Since its announcement, much speculation has surrounded Halo: Infinite, the seventh main installment in Microsoft’s flagship franchise. Among the most common questions was whether the newest Halo would be an open-world game.
In a recent article published by Destructoid, it was revealed that while the game does appear to encompass most, if not all, of its content on a single map, the player will not have boundless freedom to explore everything right out the gate, instead they will unlock sections of the map as they progress through the game’s story.
…which I am very relieved to hear.
Over the past decade, we have seen several franchises move away from enclosed level design and smaller-scale maps, instead taking on ambitious open-world projects that span across massive world spaces. Zelda, Metal Gear Solid, and Assassin’s Creed are just a handful of the franchises that have made this transition. (The Breath of the Wild sequel may even use the same massive map. Read about what else may happen with Breath of the Wild 2.)
And while some games have benefited from the design philosophy of “bigger is better,” I personally feel the overwhelming hugeness has damaged the experience of many others.
Metal Gear Solid V: The Phantom Pain, used its open world as a huge selling point from the very first trailer. And when it was announced, I was very much fascinated by all the possibilities it presented for the game.
An open world in a stealth game meant you could approach enemy bases from all kinds of different angles. With as many tools as the game provides you, ranging from a wide variety of weapons and vehicles, as well as fascinating ways to toy with the AI, every single mission could be played a variety of different ways.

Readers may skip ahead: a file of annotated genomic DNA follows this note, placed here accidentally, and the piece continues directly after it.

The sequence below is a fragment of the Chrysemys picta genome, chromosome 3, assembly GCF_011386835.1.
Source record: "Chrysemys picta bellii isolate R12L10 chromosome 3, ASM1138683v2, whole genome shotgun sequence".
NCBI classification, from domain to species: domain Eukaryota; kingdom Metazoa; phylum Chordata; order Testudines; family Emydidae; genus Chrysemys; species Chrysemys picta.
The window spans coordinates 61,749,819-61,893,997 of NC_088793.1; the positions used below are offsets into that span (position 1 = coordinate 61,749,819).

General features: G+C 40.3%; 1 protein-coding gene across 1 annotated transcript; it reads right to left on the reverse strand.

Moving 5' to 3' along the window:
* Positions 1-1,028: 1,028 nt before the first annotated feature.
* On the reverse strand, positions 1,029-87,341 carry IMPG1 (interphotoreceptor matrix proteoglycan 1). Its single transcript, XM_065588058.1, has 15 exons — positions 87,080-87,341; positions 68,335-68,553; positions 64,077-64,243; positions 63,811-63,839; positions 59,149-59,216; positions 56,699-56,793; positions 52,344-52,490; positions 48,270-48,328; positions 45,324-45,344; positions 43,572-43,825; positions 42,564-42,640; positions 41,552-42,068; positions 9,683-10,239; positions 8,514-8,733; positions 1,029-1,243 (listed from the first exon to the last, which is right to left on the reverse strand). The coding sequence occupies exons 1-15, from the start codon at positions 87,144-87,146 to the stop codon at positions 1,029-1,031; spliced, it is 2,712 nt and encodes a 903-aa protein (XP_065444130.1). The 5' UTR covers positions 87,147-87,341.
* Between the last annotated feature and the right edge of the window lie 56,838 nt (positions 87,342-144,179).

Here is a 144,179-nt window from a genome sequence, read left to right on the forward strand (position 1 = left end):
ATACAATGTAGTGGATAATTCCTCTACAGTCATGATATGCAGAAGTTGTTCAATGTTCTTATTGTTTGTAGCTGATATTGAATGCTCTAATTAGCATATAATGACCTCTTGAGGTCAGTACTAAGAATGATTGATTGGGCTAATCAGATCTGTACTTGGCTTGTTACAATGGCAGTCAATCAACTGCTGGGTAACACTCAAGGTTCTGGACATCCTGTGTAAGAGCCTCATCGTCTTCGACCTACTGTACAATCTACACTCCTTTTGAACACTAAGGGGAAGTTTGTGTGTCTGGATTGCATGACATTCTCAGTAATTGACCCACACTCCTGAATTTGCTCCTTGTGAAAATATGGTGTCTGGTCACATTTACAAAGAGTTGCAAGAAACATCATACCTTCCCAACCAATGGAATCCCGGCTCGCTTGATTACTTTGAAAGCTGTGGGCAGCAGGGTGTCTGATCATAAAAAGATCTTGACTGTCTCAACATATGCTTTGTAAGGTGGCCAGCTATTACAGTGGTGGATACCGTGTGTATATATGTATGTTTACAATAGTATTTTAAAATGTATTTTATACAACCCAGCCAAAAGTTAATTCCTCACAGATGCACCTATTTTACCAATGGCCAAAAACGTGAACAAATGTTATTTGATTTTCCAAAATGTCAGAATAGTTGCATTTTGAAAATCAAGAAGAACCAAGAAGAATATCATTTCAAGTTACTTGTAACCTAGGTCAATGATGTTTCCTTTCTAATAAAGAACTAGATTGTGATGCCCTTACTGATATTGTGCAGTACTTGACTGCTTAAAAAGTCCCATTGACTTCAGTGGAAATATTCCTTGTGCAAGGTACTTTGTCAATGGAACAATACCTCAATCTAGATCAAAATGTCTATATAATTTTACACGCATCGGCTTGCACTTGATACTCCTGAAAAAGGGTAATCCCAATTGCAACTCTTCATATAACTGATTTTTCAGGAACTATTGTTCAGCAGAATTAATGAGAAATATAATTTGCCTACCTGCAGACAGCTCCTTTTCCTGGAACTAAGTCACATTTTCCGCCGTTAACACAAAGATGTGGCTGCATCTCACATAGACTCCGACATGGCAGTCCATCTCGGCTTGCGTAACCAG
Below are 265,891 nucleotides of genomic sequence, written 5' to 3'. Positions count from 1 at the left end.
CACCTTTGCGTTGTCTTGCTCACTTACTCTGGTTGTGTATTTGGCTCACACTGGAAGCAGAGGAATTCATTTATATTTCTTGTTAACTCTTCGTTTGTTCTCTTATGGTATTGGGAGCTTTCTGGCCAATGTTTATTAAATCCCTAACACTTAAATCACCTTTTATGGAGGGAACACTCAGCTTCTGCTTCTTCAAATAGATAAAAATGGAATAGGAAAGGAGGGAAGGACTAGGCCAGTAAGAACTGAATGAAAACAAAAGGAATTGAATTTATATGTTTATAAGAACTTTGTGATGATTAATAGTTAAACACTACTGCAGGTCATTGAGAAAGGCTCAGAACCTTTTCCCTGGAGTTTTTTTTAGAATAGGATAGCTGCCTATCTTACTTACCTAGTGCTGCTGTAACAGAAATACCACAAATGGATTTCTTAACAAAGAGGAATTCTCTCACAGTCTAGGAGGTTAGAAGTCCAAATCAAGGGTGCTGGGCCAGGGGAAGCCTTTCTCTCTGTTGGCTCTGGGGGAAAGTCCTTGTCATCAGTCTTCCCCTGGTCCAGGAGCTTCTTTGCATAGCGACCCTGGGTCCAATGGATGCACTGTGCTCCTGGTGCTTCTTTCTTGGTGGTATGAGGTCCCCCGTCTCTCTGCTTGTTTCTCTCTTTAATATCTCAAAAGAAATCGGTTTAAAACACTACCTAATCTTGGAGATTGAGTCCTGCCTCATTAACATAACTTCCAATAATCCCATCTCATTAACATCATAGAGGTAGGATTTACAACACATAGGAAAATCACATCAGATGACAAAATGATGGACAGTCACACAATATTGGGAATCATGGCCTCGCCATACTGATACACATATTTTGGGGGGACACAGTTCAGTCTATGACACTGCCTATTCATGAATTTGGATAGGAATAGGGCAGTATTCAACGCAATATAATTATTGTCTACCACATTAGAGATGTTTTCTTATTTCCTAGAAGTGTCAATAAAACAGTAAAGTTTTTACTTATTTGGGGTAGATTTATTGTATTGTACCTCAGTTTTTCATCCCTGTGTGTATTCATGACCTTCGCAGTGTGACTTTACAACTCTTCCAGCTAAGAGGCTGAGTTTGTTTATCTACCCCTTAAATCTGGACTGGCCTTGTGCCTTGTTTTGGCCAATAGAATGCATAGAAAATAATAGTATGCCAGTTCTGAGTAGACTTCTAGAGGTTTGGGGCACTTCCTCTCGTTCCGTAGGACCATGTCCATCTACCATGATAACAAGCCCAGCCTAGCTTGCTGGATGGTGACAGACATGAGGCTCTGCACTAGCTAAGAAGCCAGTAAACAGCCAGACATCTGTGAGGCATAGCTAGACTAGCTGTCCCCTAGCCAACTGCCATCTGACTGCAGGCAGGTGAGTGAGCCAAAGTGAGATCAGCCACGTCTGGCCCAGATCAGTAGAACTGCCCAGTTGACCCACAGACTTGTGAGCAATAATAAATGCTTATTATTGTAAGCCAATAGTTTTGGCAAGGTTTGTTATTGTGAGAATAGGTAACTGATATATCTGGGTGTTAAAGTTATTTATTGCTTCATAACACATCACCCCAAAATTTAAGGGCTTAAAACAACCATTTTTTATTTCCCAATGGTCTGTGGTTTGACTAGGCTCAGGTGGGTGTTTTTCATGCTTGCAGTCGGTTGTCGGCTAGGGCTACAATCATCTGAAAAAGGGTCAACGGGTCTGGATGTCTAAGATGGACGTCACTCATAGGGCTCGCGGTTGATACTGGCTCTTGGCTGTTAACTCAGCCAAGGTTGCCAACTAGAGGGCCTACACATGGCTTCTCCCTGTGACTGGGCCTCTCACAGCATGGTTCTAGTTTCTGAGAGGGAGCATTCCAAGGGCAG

In this regard, The Phantom Pain succeeded phenomenally, and remains one of my favorite games to this day.
However, despite how much praise I have for The Phantom Pain’s game play, I found that the open world factor did not enhance the infiltration experience as much as it could have. Instead, if anything, it detracted from it. Because the developers had to put so much time and effort into creating such a big map for players to explore, they had to neglect all kinds of other details.
Level design was not nearly as intricate as it had been in past installments. The freedom I had in approaching the game’s challenges quickly made them stop being challenging, and thus, less engaging. And outside of the missions given to you, there wasn’t anything really significant to do in this massive map. You could capture animals, fight random enemy soldiers for kicks, and do side-ops that were mostly just variations of those two things.
And as much as I love doing all of that – again, this is one of my favorite games to exist – I always wonder: Did the game need a map this big? Or would it have been better without it?
That question can be explored by comparing The Phantom Pain to the other part of Metal Gear Solid V: Ground Zeroes.
In Ground Zeroes, the entire game takes place in an isolated military based called Camp Omega. There is significantly less space to operate in here than in The Phantom Pain, and much of it is enclosed and heavily guarded, with limited entrances and exits to sections of the base. It’s confining and oppressive, and you have been sent here with only so many weapons and ammo to choose from – no choice at all, in your first play-through of each mission.